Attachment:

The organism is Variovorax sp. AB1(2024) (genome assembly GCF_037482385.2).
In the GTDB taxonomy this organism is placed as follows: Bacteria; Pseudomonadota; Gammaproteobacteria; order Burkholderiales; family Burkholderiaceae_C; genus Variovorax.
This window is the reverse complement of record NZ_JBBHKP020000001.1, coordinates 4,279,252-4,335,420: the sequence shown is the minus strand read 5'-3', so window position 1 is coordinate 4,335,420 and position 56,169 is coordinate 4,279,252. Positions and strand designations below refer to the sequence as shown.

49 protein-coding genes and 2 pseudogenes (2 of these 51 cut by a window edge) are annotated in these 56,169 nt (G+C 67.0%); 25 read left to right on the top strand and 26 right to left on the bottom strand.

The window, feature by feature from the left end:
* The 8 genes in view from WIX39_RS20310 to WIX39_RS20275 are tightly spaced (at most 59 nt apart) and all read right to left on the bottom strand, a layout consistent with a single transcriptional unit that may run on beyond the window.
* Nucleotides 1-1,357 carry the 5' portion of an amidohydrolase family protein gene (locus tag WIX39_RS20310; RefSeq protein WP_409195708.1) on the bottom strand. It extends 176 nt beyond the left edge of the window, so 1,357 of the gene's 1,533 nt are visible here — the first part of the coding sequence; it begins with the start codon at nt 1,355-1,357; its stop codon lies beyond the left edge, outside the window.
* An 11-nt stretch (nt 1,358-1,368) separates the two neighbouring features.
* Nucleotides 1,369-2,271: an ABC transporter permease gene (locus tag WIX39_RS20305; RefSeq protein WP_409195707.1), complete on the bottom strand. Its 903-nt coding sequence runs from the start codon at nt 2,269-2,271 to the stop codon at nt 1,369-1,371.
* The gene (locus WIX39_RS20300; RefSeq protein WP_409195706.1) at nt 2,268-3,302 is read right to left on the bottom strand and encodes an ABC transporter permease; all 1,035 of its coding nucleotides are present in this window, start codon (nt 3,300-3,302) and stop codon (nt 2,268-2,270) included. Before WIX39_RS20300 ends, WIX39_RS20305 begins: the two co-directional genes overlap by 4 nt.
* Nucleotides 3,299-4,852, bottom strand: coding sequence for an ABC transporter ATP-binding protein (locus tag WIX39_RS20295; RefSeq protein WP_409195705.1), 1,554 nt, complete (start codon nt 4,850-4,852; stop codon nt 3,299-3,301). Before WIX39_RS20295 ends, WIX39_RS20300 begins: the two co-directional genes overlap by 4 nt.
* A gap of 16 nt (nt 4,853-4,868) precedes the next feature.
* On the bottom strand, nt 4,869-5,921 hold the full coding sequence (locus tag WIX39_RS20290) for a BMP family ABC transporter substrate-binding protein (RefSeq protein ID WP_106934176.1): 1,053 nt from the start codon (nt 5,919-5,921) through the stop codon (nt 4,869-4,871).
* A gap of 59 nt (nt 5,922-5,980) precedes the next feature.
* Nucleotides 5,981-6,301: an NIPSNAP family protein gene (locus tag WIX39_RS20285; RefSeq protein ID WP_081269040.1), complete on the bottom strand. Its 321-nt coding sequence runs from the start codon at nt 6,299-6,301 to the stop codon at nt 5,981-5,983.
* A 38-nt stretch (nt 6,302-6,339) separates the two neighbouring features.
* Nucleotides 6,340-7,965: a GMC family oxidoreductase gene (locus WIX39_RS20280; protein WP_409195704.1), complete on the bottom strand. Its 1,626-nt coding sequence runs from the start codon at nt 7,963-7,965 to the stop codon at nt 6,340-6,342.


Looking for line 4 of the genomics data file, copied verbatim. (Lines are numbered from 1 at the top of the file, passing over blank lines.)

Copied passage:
49 protein-coding genes and 2 pseudogenes (2 of these 51 cut by a window edge) are annotated in these 56,169 nt (G+C 67.0%); 25 read left to right on the top strand and 26 right to left on the bottom strand.